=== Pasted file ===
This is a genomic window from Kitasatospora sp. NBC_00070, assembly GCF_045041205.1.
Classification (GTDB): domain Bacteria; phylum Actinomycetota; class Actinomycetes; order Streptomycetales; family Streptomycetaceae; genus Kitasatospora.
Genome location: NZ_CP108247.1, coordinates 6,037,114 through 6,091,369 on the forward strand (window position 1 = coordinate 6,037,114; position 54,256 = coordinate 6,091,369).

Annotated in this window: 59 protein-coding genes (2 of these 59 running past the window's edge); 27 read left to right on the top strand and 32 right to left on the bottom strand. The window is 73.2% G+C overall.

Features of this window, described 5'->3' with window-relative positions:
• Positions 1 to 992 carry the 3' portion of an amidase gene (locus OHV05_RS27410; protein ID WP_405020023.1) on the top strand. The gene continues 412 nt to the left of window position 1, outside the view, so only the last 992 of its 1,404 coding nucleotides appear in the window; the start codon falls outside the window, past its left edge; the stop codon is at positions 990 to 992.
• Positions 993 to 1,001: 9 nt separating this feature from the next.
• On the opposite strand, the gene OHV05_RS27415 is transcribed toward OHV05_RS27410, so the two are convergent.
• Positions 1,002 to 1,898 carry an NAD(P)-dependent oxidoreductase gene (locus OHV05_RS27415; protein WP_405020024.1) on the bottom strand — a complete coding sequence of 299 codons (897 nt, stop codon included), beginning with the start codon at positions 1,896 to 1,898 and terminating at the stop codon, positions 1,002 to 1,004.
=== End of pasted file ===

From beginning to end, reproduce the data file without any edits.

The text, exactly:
This is a genomic window from Kitasatospora sp. NBC_00070, assembly GCF_045041205.1.
Classification (GTDB): domain Bacteria; phylum Actinomycetota; class Actinomycetes; order Streptomycetales; family Streptomycetaceae; genus Kitasatospora.
Genome location: NZ_CP108247.1, coordinates 6,037,114 through 6,091,369 on the forward strand (window position 1 = coordinate 6,037,114; position 54,256 = coordinate 6,091,369).

Annotated in this window: 59 protein-coding genes (2 of these 59 running past the window's edge); 27 read left to right on the top strand and 32 right to left on the bottom strand. The window is 73.2% G+C overall.

Features of this window, described 5'->3' with window-relative positions:
• Positions 1 to 992 carry the 3' portion of an amidase gene (locus OHV05_RS27410; protein ID WP_405020023.1) on the top strand. The gene continues 412 nt to the left of window position 1, outside the view, so only the last 992 of its 1,404 coding nucleotides appear in the window; the start codon falls outside the window, past its left edge; the stop codon is at positions 990 to 992.
• Positions 993 to 1,001: 9 nt separating this feature from the next.
• On the opposite strand, the gene OHV05_RS27415 is transcribed toward OHV05_RS27410, so the two are convergent.
• Positions 1,002 to 1,898 carry an NAD(P)-dependent oxidoreductase gene (locus OHV05_RS27415; protein WP_405020024.1) on the bottom strand — a complete coding sequence of 299 codons (897 nt, stop codon included), beginning with the start codon at positions 1,896 to 1,898 and terminating at the stop codon, positions 1,002 to 1,004.